The exhibition trilogy includes a series of strategically selected identifications that claim the biographical dimension of Lockhart’s work, thus operating as portraits as well as projections. As such, the exhibition is framed by two works with a subtly biographical background: opening with the cinematic tour de force that is Double Tide (2009) – filmed in Maine, USA, where Lockhart spent her childhood – and concluding with the rarely exhibited series of works Untitled Study (created from 1993 on) that operate as the artist’s photographic diary, composed of re-photographed snapshots found in the her own family’s album. At the centre of the exhibition’s narrative is Milena, an enigmatic figure who remains disquietly absent, distilling different threads of identification with her non-presence.
It is within the framework of this exhibition that concepts of identity and representation play out. Sharon Lockhart’s ethnographically-influenced examination of authenticity, conditioned by sociological and psychological factors as well as by behavioural signs of culture and the influence of collective consciousness, is echoed in the series of three photographs of Milena (Milena, Jarosław, 2013), capturing her ambivalent relationship to the camera and her sense of agency towards her own representation. Lockhart’s ongoing conceptual investigation of the ontological qualities of the image is also celebrated in her experimental work I, Milena, Jodłówka, 2013; executed in stained glass by Piotr Ostrowski, S.G. Żeleński Krakow Stained Glass Workshop, Muzeum Witrażu, 2014, 2013. In this monumental stained-glass tableau of Milena, Lockhart moves between photography, painting and the moving image, generating a sense of uncanny instability corresponding with the psychological condition of the portrayed, who is caught within the frame of the work while writing the letters of her own name.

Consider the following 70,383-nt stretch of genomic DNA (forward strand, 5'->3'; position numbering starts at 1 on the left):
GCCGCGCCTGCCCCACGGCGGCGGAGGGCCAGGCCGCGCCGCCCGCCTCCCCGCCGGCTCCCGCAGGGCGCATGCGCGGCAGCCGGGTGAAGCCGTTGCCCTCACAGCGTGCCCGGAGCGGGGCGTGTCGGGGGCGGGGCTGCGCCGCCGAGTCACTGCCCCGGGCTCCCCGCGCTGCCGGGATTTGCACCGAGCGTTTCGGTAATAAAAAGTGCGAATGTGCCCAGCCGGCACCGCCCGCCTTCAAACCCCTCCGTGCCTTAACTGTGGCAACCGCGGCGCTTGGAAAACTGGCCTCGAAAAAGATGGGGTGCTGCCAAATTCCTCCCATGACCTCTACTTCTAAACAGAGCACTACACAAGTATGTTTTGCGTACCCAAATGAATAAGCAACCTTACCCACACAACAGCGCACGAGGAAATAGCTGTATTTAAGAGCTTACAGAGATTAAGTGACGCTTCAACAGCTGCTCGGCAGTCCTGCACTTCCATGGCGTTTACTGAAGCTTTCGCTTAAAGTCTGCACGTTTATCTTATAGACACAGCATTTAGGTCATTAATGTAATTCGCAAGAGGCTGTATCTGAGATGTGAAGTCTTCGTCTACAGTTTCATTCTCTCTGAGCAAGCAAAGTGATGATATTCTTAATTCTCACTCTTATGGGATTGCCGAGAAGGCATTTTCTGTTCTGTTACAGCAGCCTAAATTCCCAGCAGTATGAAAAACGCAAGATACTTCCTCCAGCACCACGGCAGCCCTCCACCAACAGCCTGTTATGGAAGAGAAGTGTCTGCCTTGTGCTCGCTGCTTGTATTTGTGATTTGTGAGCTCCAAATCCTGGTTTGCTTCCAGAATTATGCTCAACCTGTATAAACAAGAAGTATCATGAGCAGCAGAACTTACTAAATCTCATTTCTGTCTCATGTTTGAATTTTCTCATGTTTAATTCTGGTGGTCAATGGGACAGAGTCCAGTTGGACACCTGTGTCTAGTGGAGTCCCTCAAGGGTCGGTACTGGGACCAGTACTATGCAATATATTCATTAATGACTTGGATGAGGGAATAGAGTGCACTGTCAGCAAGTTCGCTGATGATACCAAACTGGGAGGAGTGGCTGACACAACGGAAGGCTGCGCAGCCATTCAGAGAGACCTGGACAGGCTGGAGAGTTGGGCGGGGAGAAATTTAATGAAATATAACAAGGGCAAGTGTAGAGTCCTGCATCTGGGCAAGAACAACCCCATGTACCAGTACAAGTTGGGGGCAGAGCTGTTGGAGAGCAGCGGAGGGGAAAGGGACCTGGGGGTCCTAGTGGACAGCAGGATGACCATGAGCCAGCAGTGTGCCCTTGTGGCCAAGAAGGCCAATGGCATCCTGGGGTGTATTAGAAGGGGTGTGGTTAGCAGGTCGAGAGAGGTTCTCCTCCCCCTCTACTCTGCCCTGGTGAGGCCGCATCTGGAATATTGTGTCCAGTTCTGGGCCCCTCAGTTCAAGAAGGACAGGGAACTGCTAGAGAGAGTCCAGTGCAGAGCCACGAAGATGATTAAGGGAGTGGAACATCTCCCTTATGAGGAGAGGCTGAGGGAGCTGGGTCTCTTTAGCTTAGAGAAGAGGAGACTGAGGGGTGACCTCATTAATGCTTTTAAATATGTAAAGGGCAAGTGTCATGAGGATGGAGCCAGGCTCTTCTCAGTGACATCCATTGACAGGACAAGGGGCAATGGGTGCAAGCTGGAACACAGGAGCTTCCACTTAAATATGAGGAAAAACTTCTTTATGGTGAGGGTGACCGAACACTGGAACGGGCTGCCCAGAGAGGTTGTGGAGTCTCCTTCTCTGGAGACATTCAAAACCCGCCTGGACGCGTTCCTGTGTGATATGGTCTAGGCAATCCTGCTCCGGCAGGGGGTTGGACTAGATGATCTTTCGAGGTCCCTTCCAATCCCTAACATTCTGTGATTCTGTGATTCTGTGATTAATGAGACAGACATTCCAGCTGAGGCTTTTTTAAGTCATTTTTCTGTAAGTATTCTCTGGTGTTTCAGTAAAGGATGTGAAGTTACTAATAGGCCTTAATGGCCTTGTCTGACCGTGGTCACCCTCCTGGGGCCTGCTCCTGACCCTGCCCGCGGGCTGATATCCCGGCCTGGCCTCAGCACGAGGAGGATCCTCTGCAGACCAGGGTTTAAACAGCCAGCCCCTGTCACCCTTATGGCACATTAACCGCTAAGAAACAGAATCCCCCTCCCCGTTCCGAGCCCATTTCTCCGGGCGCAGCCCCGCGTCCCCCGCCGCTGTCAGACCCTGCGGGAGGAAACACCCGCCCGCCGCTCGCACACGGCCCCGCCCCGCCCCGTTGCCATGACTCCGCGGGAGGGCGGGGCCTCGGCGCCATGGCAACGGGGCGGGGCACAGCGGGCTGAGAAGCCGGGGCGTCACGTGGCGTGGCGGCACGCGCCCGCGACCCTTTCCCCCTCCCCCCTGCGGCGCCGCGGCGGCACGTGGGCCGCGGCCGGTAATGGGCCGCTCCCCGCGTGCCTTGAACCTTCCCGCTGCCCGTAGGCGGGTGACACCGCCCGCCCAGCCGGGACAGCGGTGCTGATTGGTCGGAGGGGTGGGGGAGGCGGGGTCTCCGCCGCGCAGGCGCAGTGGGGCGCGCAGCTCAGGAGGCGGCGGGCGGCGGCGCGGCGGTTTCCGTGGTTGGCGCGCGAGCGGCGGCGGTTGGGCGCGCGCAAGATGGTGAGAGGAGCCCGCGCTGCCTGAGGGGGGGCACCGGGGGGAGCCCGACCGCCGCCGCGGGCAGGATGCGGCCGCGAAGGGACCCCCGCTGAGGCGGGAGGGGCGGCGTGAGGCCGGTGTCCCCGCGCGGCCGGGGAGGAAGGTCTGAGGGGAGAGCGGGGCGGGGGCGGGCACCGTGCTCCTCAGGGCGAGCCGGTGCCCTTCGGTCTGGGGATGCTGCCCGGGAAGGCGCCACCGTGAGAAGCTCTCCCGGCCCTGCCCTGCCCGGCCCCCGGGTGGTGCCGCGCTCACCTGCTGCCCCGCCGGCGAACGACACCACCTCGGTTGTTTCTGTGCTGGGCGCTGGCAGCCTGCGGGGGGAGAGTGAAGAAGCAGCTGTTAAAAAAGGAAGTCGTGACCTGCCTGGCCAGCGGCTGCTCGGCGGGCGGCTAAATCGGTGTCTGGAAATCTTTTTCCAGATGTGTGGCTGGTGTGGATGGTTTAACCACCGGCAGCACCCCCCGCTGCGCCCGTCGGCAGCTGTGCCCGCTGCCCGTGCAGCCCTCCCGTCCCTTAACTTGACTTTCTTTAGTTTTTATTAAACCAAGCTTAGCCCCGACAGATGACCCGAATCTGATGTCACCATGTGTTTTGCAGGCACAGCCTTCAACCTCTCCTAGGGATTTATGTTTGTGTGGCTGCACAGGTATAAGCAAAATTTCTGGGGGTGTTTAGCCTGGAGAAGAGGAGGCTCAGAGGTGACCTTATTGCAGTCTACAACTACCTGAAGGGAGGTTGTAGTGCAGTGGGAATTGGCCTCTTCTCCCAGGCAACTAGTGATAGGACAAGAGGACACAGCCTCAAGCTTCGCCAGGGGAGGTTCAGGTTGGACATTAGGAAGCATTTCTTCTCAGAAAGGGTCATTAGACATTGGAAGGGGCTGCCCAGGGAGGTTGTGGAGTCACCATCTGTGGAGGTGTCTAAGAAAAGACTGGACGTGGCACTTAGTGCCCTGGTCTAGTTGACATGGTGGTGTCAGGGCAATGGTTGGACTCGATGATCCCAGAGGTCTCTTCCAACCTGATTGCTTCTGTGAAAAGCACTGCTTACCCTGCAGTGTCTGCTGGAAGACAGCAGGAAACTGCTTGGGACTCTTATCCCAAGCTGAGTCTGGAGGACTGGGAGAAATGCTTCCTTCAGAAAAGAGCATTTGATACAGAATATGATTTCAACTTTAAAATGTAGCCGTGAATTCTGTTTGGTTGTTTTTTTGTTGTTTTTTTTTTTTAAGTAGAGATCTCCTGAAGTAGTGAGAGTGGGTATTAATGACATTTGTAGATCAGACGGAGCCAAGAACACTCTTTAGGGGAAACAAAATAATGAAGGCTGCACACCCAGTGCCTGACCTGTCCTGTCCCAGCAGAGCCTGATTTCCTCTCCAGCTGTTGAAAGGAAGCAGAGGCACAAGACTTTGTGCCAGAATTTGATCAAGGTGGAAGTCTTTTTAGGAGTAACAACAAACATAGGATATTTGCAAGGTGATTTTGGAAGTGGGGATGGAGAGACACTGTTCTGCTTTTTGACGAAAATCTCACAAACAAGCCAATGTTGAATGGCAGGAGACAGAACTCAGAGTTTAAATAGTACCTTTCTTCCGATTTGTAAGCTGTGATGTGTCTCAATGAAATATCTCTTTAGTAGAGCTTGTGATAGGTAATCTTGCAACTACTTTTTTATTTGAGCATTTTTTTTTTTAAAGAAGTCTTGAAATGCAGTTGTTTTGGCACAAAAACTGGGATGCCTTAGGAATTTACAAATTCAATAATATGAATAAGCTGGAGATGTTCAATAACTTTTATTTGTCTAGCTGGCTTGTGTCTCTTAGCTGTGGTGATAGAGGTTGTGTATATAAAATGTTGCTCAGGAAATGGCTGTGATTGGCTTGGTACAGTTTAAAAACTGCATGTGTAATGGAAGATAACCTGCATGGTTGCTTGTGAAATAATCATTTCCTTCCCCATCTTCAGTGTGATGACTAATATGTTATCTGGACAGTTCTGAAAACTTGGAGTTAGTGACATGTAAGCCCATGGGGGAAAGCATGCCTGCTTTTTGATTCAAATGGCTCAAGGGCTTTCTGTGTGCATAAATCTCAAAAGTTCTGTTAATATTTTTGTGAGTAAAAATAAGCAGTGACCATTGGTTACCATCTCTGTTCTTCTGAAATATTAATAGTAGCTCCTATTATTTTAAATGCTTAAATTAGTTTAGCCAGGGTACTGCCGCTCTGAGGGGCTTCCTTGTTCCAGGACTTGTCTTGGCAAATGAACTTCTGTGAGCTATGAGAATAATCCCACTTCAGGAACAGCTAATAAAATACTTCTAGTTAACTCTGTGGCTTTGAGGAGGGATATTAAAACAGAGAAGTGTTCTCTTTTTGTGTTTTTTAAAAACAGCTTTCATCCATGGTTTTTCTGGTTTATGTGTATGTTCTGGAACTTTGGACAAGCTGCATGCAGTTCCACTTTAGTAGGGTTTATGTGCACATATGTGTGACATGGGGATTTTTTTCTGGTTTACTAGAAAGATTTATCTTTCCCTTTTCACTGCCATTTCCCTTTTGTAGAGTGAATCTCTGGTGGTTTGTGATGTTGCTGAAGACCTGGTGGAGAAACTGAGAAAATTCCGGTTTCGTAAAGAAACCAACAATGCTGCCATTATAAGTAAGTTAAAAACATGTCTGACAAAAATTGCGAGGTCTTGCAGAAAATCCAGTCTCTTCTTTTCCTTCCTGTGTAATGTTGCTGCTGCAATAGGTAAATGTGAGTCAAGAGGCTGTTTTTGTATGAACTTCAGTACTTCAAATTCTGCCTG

With the new four-part silkscreen Untitled (2014), Lockhart adapts the groundbreaking work of Polish-Jewish educator, paediatrician, and children’s author Janusz Korczak (1878-1942), referencing his innovative newspaper supplement Mały Przegląd (Little Review). Created in October of 1926, Mały Przegląd was published as a weekly insert to a Polish-language Jewish newspaper until the outbreak of World War II in 1939. Written by and dedicated to children, the articles in Mały Przegląd were generated from letters, phone calls, and personal meetings with children, presenting the non-fictional language of the Polish youth in an honest, empowering forum that enabled Korczak to live his philosophy of “[speaking] not to the children but with the children”.
For the exhibition in Lucerne, Sharon Lockhart will present her latest film, which takes Milena as its protagonist and uses the same camera setup and soundtrack as the final scene of François Truffaut’s film The 400 Blows (Les Quatre Cents Coups / Sie küssten und sie schlugen ihn, 1959). Functioning as an allegory for the transition to adulthood, Lockhart’s newest project takes Milena’s biography as inspiration for this cinematic re-enactment, allowing reality and fiction to merge, typifying the artist’s filmic oeuvre.
curated by Adam Budak and Fanni Fetzer
in cooperation with CCA Ujazdowski Castle, Warschau, and Bonniers Konsthall, Stockholm